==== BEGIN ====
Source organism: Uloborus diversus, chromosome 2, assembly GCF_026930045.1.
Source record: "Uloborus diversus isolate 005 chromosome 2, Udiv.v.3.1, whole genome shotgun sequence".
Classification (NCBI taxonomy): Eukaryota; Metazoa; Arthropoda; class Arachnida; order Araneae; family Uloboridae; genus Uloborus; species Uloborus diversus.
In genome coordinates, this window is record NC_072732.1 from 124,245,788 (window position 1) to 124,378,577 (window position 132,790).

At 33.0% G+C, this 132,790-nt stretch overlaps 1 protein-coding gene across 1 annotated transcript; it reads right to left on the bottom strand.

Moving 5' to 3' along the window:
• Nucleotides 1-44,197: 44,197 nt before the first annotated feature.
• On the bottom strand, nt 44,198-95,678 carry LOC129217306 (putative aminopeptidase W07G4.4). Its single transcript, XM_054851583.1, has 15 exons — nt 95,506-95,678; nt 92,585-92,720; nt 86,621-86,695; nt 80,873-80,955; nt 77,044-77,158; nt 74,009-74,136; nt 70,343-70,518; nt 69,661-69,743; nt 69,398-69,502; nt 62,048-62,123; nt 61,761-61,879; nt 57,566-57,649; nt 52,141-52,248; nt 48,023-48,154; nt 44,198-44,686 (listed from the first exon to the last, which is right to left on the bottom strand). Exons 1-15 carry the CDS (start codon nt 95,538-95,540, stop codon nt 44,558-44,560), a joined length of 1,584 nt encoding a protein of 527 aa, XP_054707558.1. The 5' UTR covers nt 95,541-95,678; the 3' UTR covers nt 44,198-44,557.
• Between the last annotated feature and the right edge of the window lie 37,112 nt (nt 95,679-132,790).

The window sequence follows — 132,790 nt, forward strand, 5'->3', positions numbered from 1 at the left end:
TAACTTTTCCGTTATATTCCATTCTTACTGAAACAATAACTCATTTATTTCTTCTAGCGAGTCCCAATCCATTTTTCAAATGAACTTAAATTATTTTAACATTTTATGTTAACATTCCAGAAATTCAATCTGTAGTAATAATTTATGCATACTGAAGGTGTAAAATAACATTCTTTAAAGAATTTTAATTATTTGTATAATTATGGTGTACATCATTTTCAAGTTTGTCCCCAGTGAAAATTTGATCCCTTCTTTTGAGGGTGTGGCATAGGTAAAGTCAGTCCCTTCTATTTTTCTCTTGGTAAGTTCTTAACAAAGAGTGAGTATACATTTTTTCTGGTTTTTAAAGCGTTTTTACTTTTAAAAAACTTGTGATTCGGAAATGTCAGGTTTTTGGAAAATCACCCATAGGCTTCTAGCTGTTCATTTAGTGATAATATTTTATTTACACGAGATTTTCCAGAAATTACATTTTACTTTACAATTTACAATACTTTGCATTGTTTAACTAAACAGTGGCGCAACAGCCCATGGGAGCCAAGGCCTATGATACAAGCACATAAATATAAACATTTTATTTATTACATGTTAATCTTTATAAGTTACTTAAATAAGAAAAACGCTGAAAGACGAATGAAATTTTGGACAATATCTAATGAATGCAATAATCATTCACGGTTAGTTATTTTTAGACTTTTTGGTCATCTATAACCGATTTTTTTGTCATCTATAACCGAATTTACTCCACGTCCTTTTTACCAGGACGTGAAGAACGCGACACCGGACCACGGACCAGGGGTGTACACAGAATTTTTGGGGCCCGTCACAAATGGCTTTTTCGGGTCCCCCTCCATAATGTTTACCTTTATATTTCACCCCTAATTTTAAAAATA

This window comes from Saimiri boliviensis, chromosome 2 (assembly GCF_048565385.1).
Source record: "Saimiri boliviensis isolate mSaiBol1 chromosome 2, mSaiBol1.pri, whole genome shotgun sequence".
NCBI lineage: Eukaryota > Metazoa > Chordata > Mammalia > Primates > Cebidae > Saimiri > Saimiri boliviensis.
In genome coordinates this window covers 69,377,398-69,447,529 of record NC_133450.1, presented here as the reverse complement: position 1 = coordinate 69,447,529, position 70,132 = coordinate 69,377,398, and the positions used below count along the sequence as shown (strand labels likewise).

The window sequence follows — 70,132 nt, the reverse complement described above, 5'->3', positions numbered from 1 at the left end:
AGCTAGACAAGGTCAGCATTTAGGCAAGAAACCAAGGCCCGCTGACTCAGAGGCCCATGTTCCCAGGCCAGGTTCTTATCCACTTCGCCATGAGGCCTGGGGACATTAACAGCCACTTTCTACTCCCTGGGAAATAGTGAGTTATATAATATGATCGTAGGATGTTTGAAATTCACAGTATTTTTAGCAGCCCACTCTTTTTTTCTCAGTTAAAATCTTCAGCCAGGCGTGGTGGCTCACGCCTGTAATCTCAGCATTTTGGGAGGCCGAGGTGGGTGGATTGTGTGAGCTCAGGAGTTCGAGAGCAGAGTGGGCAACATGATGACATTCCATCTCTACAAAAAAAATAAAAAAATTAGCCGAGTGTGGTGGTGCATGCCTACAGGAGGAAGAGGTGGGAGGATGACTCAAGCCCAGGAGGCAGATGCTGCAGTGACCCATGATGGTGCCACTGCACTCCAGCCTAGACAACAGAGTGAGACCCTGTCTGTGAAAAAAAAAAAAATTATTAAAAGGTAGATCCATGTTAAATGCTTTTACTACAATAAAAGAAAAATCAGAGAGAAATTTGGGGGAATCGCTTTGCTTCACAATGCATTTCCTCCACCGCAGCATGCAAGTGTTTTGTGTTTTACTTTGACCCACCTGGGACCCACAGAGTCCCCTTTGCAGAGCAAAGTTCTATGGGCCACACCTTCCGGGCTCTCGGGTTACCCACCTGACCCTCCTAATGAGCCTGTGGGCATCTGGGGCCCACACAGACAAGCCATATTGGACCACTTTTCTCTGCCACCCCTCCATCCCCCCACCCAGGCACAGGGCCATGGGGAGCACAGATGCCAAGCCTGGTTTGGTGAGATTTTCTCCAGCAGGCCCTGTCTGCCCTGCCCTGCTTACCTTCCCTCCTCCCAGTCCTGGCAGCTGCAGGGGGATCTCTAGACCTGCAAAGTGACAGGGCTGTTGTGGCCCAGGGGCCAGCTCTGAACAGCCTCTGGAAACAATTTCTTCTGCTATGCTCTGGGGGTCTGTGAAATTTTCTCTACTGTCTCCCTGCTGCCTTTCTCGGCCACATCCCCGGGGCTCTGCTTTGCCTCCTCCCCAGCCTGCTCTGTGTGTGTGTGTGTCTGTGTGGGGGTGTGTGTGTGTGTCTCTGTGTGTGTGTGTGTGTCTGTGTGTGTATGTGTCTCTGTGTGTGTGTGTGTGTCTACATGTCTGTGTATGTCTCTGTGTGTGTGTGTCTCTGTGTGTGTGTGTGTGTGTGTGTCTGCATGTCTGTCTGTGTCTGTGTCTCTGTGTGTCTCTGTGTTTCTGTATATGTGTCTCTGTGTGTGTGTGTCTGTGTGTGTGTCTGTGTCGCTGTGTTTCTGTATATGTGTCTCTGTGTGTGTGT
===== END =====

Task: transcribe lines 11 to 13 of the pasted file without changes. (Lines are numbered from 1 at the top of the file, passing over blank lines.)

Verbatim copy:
TAACTTTTCCGTTATATTCCATTCTTACTGAAACAATAACTCATTTATTTCTTCTAGCGAGTCCCAATCCATTTTTCAAATGAACTTAAATTATTTTAACATTTTATGTTAACATTCCAGAAATTCAATCTGTAGTAATAATTTATGCATACTGAAGGTGTAAAATAACATTCTTTAAAGAATTTTAATTATTTGTATAATTATGGTGTACATCATTTTCAAGTTTGTCCCCAGTGAAAATTTGATCCCTTCTTTTGAGGGTGTGGCATAGGTAAAGTCAGTCCCTTCTATTTTTCTCTTGGTAAGTTCTTAACAAAGAGTGAGTATACATTTTTTCTGGTTTTTAAAGCGTTTTTACTTTTAAAAAACTTGTGATTCGGAAATGTCAGGTTTTTGGAAAATCACCCATAGGCTTCTAGCTGTTCATTTAGTGATAATATTTTATTTACACGAGATTTTCCAGAAATTACATTTTACTTTACAATTTACAATACTTTGCATTGTTTAACTAAACAGTGGCGCAACAGCCCATGGGAGCCAAGGCCTATGATACAAGCACATAAATATAAACATTTTATTTATTACATGTTAATCTTTATAAGTTACTTAAATAAGAAAAACGCTGAAAGACGAATGAAATTTTGGACAATATCTAATGAATGCAATAATCATTCACGGTTAGTTATTTTTAGACTTTTTGGTCATCTATAACCGATTTTTTTGTCATCTATAACCGAATTTACTCCACGTCCTTTTTACCAGGACGTGAAGAACGCGACACCGGACCACGGACCAGGGGTGTACACAGAATTTTTGGGGCCCGTCACAAATGGCTTTTTCGGGTCCCCCTCCATAATGTTTACCTTTATATTTCACCCCTAATTTTAAAAATA

This window comes from Saimiri boliviensis, chromosome 2 (assembly GCF_048565385.1).
Source record: "Saimiri boliviensis isolate mSaiBol1 chromosome 2, mSaiBol1.pri, whole genome shotgun sequence".